Strangely enough, when I gave the story to Badi—to a teenager—all of my sublimated anger came bubbling to the surface. It was like years of writing comedy for both Lumpen and my previous books fooled me into thinking that I didn't feel things deeply. Writing in the voice of a teen—and certainly he's an unusual teen, but typical in the sense that his emotions are as raw as any adolescent's—allowed me to explore some uncomfortable depths in regard to my own feelings. There's a quote of Badi's that eerily presages my own metamorphosis as a person and as a writer: "Life was easier when I connected with no one. Easier, but empty. Now I'm wildly caught up in other people's lives and my own feelings, and it's crazy and intense and it's scary as hell, too—to be so human, so alive."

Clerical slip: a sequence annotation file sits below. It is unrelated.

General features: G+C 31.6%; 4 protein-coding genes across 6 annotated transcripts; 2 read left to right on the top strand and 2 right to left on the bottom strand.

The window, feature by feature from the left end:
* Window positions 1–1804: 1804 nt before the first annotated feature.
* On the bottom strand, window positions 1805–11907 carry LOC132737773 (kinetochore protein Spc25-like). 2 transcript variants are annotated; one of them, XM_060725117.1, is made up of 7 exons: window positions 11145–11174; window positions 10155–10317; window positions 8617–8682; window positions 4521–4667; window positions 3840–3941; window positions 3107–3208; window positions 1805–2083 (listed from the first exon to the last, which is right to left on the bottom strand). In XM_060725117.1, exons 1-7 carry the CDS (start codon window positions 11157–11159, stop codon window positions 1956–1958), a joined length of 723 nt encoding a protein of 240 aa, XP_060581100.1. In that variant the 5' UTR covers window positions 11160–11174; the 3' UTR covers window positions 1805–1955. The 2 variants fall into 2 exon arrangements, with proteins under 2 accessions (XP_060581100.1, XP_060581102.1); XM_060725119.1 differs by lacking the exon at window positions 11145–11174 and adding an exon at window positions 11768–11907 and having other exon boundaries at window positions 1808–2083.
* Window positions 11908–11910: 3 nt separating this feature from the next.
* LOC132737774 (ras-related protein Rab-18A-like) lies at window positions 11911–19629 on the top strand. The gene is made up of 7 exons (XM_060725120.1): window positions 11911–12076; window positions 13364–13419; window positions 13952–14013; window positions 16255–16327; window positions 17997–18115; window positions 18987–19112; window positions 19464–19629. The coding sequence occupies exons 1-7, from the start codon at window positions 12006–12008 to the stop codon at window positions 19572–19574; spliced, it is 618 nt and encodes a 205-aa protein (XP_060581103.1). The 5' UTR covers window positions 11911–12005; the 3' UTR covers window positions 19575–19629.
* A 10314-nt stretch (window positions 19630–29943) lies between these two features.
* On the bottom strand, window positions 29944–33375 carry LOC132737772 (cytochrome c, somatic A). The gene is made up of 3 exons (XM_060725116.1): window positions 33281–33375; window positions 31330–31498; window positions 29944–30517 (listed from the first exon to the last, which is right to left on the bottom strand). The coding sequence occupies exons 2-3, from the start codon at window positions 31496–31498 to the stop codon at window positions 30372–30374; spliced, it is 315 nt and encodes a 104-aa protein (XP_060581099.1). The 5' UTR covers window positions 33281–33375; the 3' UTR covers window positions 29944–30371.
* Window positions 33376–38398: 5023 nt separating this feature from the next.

Despite its lack of vampires and zombies, Permanent Record would make an excellent teen movie. Fat Bald Jeff would also make an excellent movie; I could see Audrey Tautou as copy editor Addie Prewitt and maybe a bald Zach Galifianakis as IT guy Fat Bald Jeff. For that matter, The Easy Hour and Unimaginable Zero Summer would be top-notch comedies as well. Why has Hollywood ignored your books, Leslie?

Oh Jerome, don't blame Hollywood. Everyone ignores my books.

As far as audience appeal, action, and subject matter, I think Permanent Record is the most viable for development of all four of my books. But it is difficult to get books made into movies. It seems easy because of vampires, but in reality, that's a really long road from interest to option to production to release. It would be a wonderful thing to see it made into a film, but I'm content to have readers.


Leslie Stella appears on Sun 4/21, 2 PM, the BookMarket, 2651 Navy, Glenview.